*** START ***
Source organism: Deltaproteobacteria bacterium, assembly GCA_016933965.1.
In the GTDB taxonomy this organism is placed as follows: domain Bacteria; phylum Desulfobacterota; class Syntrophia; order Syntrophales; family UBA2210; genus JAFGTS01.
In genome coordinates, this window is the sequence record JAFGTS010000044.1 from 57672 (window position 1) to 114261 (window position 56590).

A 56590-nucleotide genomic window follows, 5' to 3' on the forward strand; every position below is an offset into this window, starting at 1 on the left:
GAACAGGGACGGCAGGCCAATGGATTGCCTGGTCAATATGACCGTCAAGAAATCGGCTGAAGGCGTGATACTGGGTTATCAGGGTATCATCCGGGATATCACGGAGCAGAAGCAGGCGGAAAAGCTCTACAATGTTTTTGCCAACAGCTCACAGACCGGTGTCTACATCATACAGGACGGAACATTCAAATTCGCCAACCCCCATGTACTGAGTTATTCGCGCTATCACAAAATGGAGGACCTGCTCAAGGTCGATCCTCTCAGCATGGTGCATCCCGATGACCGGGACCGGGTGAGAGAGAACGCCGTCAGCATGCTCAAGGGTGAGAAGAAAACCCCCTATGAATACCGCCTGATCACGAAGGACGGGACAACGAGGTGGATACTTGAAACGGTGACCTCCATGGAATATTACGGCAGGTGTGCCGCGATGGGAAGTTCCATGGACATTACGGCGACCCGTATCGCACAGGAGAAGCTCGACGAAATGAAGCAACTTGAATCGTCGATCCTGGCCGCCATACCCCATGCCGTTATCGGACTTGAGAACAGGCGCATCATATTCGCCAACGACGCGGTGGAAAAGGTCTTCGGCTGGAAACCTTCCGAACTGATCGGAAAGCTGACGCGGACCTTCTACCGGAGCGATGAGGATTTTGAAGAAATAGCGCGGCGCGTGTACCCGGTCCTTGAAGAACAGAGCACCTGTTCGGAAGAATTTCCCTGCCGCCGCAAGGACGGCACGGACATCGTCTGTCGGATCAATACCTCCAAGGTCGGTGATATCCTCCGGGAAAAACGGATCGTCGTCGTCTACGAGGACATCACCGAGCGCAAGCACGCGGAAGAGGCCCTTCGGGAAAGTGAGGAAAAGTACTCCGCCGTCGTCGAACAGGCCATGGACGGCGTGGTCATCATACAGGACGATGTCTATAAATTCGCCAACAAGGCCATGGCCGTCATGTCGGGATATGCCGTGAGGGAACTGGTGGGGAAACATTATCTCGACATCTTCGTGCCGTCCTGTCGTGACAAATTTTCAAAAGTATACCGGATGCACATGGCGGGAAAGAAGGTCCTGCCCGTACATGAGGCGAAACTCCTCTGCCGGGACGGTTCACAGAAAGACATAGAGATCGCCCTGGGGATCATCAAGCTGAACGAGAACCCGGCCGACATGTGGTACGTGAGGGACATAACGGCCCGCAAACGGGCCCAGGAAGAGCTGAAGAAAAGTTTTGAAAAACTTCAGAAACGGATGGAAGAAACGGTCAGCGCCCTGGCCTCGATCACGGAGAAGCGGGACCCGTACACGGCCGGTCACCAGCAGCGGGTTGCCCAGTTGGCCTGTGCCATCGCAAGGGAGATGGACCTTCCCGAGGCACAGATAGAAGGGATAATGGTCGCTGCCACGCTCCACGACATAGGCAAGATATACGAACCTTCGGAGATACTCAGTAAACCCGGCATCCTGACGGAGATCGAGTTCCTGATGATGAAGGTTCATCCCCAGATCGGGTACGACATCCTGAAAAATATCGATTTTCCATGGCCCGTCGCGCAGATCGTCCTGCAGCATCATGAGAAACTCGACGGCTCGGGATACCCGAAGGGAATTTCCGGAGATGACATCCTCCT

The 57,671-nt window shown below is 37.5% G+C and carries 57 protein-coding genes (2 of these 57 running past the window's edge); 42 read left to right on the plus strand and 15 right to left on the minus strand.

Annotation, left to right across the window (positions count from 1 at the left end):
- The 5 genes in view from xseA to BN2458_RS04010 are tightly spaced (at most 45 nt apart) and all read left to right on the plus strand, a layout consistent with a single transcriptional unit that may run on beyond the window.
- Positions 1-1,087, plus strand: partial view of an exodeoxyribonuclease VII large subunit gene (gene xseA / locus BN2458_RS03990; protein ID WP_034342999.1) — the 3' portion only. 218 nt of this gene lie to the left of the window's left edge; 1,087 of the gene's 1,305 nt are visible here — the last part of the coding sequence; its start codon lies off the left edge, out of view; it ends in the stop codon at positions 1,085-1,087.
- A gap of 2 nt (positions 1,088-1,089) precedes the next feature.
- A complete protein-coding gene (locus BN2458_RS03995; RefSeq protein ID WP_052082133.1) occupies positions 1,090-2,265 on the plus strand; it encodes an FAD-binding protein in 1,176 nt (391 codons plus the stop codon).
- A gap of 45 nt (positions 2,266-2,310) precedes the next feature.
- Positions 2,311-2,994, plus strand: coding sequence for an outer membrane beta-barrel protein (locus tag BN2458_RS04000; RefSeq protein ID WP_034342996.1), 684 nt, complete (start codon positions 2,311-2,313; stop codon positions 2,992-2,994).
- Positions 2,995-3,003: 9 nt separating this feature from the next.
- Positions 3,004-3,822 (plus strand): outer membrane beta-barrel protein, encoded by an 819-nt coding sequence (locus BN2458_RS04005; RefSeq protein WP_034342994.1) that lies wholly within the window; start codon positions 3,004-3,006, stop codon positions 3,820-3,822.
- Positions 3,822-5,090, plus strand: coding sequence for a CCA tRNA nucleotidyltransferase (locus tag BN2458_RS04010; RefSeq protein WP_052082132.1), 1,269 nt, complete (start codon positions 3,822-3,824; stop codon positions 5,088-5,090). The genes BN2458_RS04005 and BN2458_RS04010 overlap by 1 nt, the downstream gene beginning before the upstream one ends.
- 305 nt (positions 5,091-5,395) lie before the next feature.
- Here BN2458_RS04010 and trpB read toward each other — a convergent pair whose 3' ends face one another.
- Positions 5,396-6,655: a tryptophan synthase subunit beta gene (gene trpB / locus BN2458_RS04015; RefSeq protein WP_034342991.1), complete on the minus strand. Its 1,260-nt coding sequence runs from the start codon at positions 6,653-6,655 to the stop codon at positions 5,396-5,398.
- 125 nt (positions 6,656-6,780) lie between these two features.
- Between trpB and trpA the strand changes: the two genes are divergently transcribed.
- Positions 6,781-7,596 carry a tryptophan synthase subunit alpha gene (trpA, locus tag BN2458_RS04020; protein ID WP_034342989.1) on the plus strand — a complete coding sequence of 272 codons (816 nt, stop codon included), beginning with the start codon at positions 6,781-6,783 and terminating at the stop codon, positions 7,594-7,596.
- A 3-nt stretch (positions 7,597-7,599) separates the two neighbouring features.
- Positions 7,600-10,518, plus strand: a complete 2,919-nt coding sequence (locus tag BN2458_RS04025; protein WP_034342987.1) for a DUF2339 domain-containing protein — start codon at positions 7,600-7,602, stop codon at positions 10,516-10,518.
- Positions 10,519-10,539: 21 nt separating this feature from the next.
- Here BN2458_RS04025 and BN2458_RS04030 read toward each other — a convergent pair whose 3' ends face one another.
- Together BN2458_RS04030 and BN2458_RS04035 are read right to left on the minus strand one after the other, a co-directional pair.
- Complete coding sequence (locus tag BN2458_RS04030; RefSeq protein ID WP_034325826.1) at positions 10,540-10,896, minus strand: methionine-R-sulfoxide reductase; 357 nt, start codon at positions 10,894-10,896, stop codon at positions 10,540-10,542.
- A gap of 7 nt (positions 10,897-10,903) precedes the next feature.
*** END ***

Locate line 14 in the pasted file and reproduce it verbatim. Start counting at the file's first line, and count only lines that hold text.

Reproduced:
- Positions 2,995-3,003: 9 nt separating this feature from the next.